clock menu more-arrow no yes

Filed under:

Sole use of English unwise

Utah House Bill 189 once again proposes forbidding Utah state government to print materials in non-English languages. Why do we so often insist on solving problems with unnecessary legislation, which reduces our flexibility and has many negative effects, which outweigh any good that such laws might accomplish? The present system allows us to budget money for specific government activities or to cut unnecessary programs on a case-by-case basis. Proposed legislation removes that option.

While I lived in another country for two years, I became fairly fluent in the language. However, if asked to review complicated instructions or legal documents, I would have been at a great disadvantage if I were not able to obtain an English translation. The costs quoted by "English-only" proponents of providing materials in other languages are generally the total costs of translation, publishing and distribution. The smallest of these costs is the translation service in many cases, so printing and distributing the same materials to non-English speaking people in English would cost nearly the same.In the first half of this century in Utah, many LDS wards and branches conducted meetings in German or Scandinavian. The first generations actually born here, however, almost always spoke English in their homes. It is ironic that many of those proposing current legislation probably descended from one or more of these hard-working immigrants who contributed greatly to our heritage and our present well-being without ever becoming as competent in English as their neighbors.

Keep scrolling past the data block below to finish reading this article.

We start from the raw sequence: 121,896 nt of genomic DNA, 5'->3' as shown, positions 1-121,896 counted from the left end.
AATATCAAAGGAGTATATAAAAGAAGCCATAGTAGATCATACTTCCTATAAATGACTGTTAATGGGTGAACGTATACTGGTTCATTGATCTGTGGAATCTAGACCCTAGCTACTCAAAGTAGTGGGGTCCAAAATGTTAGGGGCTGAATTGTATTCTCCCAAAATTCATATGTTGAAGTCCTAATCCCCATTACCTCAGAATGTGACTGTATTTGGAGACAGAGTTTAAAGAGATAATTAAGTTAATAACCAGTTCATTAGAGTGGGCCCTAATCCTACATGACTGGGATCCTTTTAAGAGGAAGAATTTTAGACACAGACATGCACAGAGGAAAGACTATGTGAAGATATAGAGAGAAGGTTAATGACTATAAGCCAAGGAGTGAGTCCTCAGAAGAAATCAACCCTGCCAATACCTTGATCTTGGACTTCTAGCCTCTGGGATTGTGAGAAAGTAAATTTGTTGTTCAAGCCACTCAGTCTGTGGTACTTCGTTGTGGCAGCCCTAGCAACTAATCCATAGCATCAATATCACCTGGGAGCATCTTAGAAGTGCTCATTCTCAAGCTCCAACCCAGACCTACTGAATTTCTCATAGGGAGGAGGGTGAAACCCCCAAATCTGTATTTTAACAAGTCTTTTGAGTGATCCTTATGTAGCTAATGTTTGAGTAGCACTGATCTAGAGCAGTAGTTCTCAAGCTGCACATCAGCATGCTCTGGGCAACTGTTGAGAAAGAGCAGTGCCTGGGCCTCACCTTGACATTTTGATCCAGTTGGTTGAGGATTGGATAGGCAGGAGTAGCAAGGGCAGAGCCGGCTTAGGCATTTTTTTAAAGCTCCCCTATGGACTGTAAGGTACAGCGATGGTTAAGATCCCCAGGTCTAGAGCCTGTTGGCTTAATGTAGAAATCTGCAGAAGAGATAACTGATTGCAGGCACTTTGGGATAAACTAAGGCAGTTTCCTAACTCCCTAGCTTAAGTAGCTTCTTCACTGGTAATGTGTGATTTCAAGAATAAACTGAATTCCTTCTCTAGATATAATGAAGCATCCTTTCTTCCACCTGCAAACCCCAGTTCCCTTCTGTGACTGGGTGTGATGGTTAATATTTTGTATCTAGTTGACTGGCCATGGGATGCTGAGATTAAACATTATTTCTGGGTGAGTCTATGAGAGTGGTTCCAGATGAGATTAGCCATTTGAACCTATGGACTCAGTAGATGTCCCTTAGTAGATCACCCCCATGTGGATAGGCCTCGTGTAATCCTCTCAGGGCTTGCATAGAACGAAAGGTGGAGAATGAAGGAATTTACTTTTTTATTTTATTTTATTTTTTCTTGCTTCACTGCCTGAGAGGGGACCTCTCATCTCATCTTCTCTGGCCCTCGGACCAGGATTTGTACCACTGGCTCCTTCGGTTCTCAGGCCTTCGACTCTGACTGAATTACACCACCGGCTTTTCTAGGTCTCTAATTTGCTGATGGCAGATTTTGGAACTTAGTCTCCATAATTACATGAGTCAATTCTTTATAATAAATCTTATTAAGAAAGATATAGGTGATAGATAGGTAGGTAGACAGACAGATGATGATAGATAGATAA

Some argue that this bill would actually benefit immigrants by encouraging them to learn English sooner. This false argument seems to be made, not out of true concern for immigrants' well-being, but as a means of soothing some consciences.

Let's be a leader in a global, multicultural society that already uses English as a preferred language but can be served best in some cases by using the knowledge and language tools available to us, rather than outlawing the use of such capability by our government. Please urge lawmakers to vote against HB189 and any similar bills.

Dennis Briscoe

Providence, Cache County